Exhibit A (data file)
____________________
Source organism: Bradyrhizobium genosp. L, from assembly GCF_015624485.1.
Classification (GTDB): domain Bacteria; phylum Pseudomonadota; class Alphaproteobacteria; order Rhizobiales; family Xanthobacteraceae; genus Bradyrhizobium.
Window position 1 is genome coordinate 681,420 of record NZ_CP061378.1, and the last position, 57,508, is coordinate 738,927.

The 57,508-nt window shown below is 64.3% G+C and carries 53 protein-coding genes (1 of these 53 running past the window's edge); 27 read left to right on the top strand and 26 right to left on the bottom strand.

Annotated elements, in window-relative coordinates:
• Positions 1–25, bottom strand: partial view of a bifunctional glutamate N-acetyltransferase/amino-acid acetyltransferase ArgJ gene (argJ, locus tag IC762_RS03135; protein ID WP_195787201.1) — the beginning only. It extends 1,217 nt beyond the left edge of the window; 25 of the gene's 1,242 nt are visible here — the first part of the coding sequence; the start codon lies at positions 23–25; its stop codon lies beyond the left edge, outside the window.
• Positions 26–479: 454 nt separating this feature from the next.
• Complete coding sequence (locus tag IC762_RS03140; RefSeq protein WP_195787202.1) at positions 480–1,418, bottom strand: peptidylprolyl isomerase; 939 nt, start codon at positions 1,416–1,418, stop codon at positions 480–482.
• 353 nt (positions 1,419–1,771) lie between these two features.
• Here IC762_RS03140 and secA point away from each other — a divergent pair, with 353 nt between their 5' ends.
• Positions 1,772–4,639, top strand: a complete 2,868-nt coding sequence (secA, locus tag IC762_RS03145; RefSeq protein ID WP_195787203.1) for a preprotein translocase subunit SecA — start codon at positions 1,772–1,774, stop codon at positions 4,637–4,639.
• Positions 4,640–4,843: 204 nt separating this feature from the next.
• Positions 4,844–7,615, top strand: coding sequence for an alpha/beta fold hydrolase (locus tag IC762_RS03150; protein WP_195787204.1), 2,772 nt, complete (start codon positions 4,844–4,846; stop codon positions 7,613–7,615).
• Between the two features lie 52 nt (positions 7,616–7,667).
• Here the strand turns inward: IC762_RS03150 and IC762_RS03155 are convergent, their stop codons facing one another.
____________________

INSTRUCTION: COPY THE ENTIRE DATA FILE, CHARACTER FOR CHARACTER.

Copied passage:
Source organism: Bradyrhizobium genosp. L, from assembly GCF_015624485.1.
Classification (GTDB): domain Bacteria; phylum Pseudomonadota; class Alphaproteobacteria; order Rhizobiales; family Xanthobacteraceae; genus Bradyrhizobium.
Window position 1 is genome coordinate 681,420 of record NZ_CP061378.1, and the last position, 57,508, is coordinate 738,927.

The 57,508-nt window shown below is 64.3% G+C and carries 53 protein-coding genes (1 of these 53 running past the window's edge); 27 read left to right on the top strand and 26 right to left on the bottom strand.

Annotated elements, in window-relative coordinates:
• Positions 1–25, bottom strand: partial view of a bifunctional glutamate N-acetyltransferase/amino-acid acetyltransferase ArgJ gene (argJ, locus tag IC762_RS03135; protein ID WP_195787201.1) — the beginning only. It extends 1,217 nt beyond the left edge of the window; 25 of the gene's 1,242 nt are visible here — the first part of the coding sequence; the start codon lies at positions 23–25; its stop codon lies beyond the left edge, outside the window.
• Positions 26–479: 454 nt separating this feature from the next.
• Complete coding sequence (locus tag IC762_RS03140; RefSeq protein WP_195787202.1) at positions 480–1,418, bottom strand: peptidylprolyl isomerase; 939 nt, start codon at positions 1,416–1,418, stop codon at positions 480–482.
• 353 nt (positions 1,419–1,771) lie between these two features.
• Here IC762_RS03140 and secA point away from each other — a divergent pair, with 353 nt between their 5' ends.
• Positions 1,772–4,639, top strand: a complete 2,868-nt coding sequence (secA, locus tag IC762_RS03145; RefSeq protein ID WP_195787203.1) for a preprotein translocase subunit SecA — start codon at positions 1,772–1,774, stop codon at positions 4,637–4,639.
• Positions 4,640–4,843: 204 nt separating this feature from the next.
• Positions 4,844–7,615, top strand: coding sequence for an alpha/beta fold hydrolase (locus tag IC762_RS03150; protein WP_195787204.1), 2,772 nt, complete (start codon positions 4,844–4,846; stop codon positions 7,613–7,615).
• Between the two features lie 52 nt (positions 7,616–7,667).
• Here the strand turns inward: IC762_RS03150 and IC762_RS03155 are convergent, their stop codons facing one another.